The refurbishment of the depleted American military warehouse could have been quickly accelerated, benefiting both job and defense agendas simultaneously. The F-22 could have been built to its full production run (more on this later). The fleet could have been expanded to its full complement instead of the 283 ships now providing the full measure of our naval strength. Defense is covered elsewhere, but the president might have used the Stimulus in ways to strengthen our military and the industries and contractors that provide materials, skills, and knowledge to the military.
Instead it went… well, no one really can say for sure. It vanished into the Great Maw of the special-interest left, and no lasting sign of it can be found except signs on freeways extolling the president’s leadership.
Ask your friends who are thinking about voting for the president again what they would think of a person who, having won the lottery for a trillion dollars, or even a thousand people winning a billion-dollar lottery, would have nothing lasting to show for it three years later.
Would they let that person handle their money?
Would they give them another chance to steward a budget that reached $4 trillion—every year?
Doubling Down on Failure: “Stimulus 2.0”
I don’t pretend that this plan will solve all our problems. It shouldn’t be, nor will it be, the last plan of action we propose. What’s guided us from the start of this crisis hasn’t been the search for a silver bullet. It’s been a commitment to stay at it—to be persistent—to keep trying every new idea that works, and listen to every good proposal, no matter which party comes up with it.
from President Obama’s Jobs Speech to Congress, September 9, 2011
This chapter is designed to remind the reader of the patently absurd and wholly transparent attempt by President Obama last fall and winter to set up the Congress as a scapegoat for the widespread unemployment misery brought about by his own policies.
With unemployment having stuck above 9 percent for month after month, and with little hope that even with the improvements of early 2012 it would drop below 8 percent before the voting began—in February 2012 the nonpartisan Congressional Budget Office predicted a return to 9 percent plus unemployment in 2013 —President Obama initiated a sustained attempt to persuade the American people (1) that he had a solution for the unemployment mess, (2) that Congress could pass it quickly, and (3) that only the Republicans in Congress would oppose it.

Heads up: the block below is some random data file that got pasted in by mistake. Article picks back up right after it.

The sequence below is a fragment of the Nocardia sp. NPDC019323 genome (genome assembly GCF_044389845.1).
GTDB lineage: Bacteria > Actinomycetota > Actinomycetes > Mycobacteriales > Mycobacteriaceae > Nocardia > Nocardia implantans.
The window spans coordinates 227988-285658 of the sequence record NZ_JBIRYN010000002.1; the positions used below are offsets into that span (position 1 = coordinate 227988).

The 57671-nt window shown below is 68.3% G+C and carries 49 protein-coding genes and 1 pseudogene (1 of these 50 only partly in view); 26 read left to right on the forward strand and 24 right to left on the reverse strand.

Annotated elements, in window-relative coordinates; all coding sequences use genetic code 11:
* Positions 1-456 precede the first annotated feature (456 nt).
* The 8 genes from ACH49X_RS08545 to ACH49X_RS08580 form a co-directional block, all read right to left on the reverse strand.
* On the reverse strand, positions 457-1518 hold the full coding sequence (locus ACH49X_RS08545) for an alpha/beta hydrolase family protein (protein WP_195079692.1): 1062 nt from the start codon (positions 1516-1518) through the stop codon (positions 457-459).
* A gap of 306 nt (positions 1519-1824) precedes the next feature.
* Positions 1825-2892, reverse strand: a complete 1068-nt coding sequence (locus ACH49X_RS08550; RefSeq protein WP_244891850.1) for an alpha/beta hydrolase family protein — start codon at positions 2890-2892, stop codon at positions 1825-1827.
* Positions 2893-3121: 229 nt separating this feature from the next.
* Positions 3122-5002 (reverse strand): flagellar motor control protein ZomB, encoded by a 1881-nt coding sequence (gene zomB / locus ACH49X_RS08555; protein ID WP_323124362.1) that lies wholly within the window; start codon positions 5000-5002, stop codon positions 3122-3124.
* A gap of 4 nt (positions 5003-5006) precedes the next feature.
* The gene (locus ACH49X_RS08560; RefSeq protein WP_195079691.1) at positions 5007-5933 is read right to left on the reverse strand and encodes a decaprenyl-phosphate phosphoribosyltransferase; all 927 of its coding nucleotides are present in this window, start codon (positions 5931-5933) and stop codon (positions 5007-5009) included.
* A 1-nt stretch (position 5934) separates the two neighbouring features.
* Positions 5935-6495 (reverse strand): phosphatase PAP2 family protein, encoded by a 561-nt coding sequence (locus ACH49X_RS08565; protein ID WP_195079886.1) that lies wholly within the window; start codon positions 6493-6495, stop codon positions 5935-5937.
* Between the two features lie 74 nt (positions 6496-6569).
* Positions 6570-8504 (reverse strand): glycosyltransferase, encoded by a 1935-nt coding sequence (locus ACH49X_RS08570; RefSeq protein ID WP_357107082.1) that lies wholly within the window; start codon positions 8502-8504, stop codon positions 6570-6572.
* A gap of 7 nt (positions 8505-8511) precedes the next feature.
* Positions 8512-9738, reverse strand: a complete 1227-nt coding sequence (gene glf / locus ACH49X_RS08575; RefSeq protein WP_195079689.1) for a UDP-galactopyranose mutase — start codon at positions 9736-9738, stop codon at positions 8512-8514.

The president took this idea to a much-heralded Joint Session of the Congress and proceeded to demand that the members assembled “Pass this bill!” some seventeen times in the course of an hour’s appearance. He emphasized the “unpartisan” nature of his bill throughout his speech: “There should be nothing controversial about this piece of legislation. Everything in here is the kind of proposal that’s been supported by both Democrats and Republicans.”
The president once again misjudged his own (rapidly diminishing) abilities to persuade, and the speech became an instant source of ridicule.
Among the reactions:
Senator Jon Kyl of Arizona said: “President Obama, perhaps not knowing what else to do, is simply calling for more of the same, as if giving us more of the failed policies of the last two and a half years will somehow yield different results. I believe President Obama’s new ‘stimulus’ will further delay economic recovery and continue to inflict harm on so many Americans.”
Senate Minority Leader Mitch McConnell said: “By all accounts, the president’s so-called jobs plan is to try those very same policies again and then accuse anyone who doesn’t support them this time around of being political and overly partisan, of not doing what’s needed in this moment of crisis. This isn’t a jobs plan. It is a reelection plan.”